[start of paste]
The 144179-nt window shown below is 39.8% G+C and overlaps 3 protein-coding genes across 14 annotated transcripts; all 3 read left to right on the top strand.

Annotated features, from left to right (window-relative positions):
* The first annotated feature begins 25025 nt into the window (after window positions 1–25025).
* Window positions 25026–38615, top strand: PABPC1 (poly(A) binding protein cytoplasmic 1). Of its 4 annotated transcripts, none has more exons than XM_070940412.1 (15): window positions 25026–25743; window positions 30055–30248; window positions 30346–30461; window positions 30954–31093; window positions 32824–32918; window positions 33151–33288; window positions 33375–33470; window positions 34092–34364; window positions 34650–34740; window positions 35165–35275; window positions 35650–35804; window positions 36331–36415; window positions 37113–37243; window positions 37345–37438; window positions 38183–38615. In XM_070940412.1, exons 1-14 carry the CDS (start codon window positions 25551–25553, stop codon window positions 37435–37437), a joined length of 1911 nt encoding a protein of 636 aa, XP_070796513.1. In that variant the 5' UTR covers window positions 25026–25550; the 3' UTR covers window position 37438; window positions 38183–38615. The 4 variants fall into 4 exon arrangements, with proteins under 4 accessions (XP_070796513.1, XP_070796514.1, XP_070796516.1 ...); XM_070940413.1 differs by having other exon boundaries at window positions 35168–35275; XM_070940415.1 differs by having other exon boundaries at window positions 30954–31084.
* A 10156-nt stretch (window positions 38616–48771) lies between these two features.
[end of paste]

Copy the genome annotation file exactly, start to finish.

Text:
The 144179-nt window shown below is 39.8% G+C and overlaps 3 protein-coding genes across 14 annotated transcripts; all 3 read left to right on the top strand.

Annotated features, from left to right (window-relative positions):
* The first annotated feature begins 25025 nt into the window (after window positions 1–25025).
* Window positions 25026–38615, top strand: PABPC1 (poly(A) binding protein cytoplasmic 1). Of its 4 annotated transcripts, none has more exons than XM_070940412.1 (15): window positions 25026–25743; window positions 30055–30248; window positions 30346–30461; window positions 30954–31093; window positions 32824–32918; window positions 33151–33288; window positions 33375–33470; window positions 34092–34364; window positions 34650–34740; window positions 35165–35275; window positions 35650–35804; window positions 36331–36415; window positions 37113–37243; window positions 37345–37438; window positions 38183–38615. In XM_070940412.1, exons 1-14 carry the CDS (start codon window positions 25551–25553, stop codon window positions 37435–37437), a joined length of 1911 nt encoding a protein of 636 aa, XP_070796513.1. In that variant the 5' UTR covers window positions 25026–25550; the 3' UTR covers window position 37438; window positions 38183–38615. The 4 variants fall into 4 exon arrangements, with proteins under 4 accessions (XP_070796513.1, XP_070796514.1, XP_070796516.1 ...); XM_070940413.1 differs by having other exon boundaries at window positions 35168–35275; XM_070940415.1 differs by having other exon boundaries at window positions 30954–31084.
* A 10156-nt stretch (window positions 38616–48771) lies between these two features.